On October 6, 2015, the District XA Ethics Committee filed a formal ethics complaint against a Morris Township attorney who, while representing a buyer in a $2.5 million dollar real estate transaction, allegedly deceived the seller’s attorney by not informing him that he had returned the buyer’s $50,000 deposit check two weeks after the contract of sale had been signed.

The matter is captioned District XA Ethics Committee v. Robert J. Nish, Docket No. XA-15-0010E.  The attorney for the ethics committee, William C. Mack of Lake Hopatcong, wrote that Nish, who used to be the Morris Township municipal court judge, received a $50,000 check from his client, Kurien Chacko, as the initial deposit on Chacko’s purchase of a $2.5 million Bernardsville home owned by John and Jane Petrillo.  The $50,000 deposit check was tendered to Nish’s law firm on April 6, 2013 and the contract called for Chacko to make an additional $50,000 deposit on April 15, 2013 with the full cash balance being paid at the May 15, 2013 closing.

According to the ethics complaint, Nish “did not immediately deposit the check in his attorney trust account” and instead gave it back to Chacko while the contract was still under attorney review.  On April 19, 2013, Chacko allegedly came to Nish’s office and “insisted that [he] return the initial deposit” and promised that he would wire funds to Nish when attorney review was completed. Chacko, however, never did wire Nish any money and the real estate deal ultimately fell through.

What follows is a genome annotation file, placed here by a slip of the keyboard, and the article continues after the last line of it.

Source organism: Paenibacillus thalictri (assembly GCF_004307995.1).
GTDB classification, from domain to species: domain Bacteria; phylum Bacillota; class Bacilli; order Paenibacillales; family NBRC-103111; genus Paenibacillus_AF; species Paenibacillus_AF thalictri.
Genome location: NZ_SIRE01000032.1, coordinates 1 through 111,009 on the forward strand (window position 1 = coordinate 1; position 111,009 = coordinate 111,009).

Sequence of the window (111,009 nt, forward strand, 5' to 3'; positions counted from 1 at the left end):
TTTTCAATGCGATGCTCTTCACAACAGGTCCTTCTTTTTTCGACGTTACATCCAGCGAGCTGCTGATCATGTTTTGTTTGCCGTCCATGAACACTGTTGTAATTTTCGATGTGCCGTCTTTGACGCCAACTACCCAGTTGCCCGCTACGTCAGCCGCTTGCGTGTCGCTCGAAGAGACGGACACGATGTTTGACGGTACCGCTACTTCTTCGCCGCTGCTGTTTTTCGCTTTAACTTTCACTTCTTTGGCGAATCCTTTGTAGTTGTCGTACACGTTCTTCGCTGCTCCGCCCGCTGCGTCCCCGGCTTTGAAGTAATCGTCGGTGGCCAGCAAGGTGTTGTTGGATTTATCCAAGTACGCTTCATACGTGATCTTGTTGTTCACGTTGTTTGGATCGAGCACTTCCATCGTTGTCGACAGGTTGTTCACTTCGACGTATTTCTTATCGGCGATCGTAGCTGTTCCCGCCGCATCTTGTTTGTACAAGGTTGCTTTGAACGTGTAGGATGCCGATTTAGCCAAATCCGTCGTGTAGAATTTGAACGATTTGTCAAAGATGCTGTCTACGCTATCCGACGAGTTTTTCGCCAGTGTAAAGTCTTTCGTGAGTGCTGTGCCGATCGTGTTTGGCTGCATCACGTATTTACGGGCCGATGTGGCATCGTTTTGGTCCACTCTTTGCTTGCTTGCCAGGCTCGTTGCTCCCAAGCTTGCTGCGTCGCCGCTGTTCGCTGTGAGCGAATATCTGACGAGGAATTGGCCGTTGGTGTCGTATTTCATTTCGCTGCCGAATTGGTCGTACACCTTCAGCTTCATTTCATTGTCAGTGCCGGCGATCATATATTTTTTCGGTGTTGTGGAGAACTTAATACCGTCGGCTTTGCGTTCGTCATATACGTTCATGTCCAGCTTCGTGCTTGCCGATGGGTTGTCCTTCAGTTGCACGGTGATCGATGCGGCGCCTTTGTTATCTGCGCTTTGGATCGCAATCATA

The thrust of the case against Nish is that after attorney review was completed, he never told the Petrillos’ attorney, Eric S. Wasser of Somerville, that the original $50,000 had been returned to Chacko.  Rather, Nish allegedly let the Petrillos and Wasser believe that he had the $50,000 in his trust account and advised them only that the second $50,000 had not been paid.  It was only after the Petrillos hired a litigation attorney, presumably to recover the $50,000 deposit as damages due to Chacko’s breach of contract, did Nish finally admit that he didn’t have the $50,000.

In his answer, which is also at the above link, Nish claimed that his failure to advise Wasser that Chacko’s deposit had been returned “was an oversight, not intended to mislead.”  He also said that after the attorney review period was over, he typically has paralegals in his office handle correspondence and that “the entire file was not properly reviewed by the paralegal to confirm the retention of the initial deposit.” He also said that he was distracted during that time period because of his wife’s serious illness and that he regretted having a client–Chacko–“who apparently duped everyone.”

The matter will now be be heard by a hearing panel consisting of two lawyers and one non-lawyer member.  After hearing evidence, the panel will, if it recommends that Nish be disciplined, make its report to the Disciplinary Review Board which will in turn report its findings to the New Jersey Supreme Court.  While the hearing before the panel is public, the public rarely attends because hearing dates, hours and locations are not readily made public.  Anyone who wishes to attend the hearing should contact Mr. Mack at the address or phone number listed on the complaint.

Chairman of the New Jersey Libertarian Party's Open Government Advocacy Project. Please send all comments to [email protected]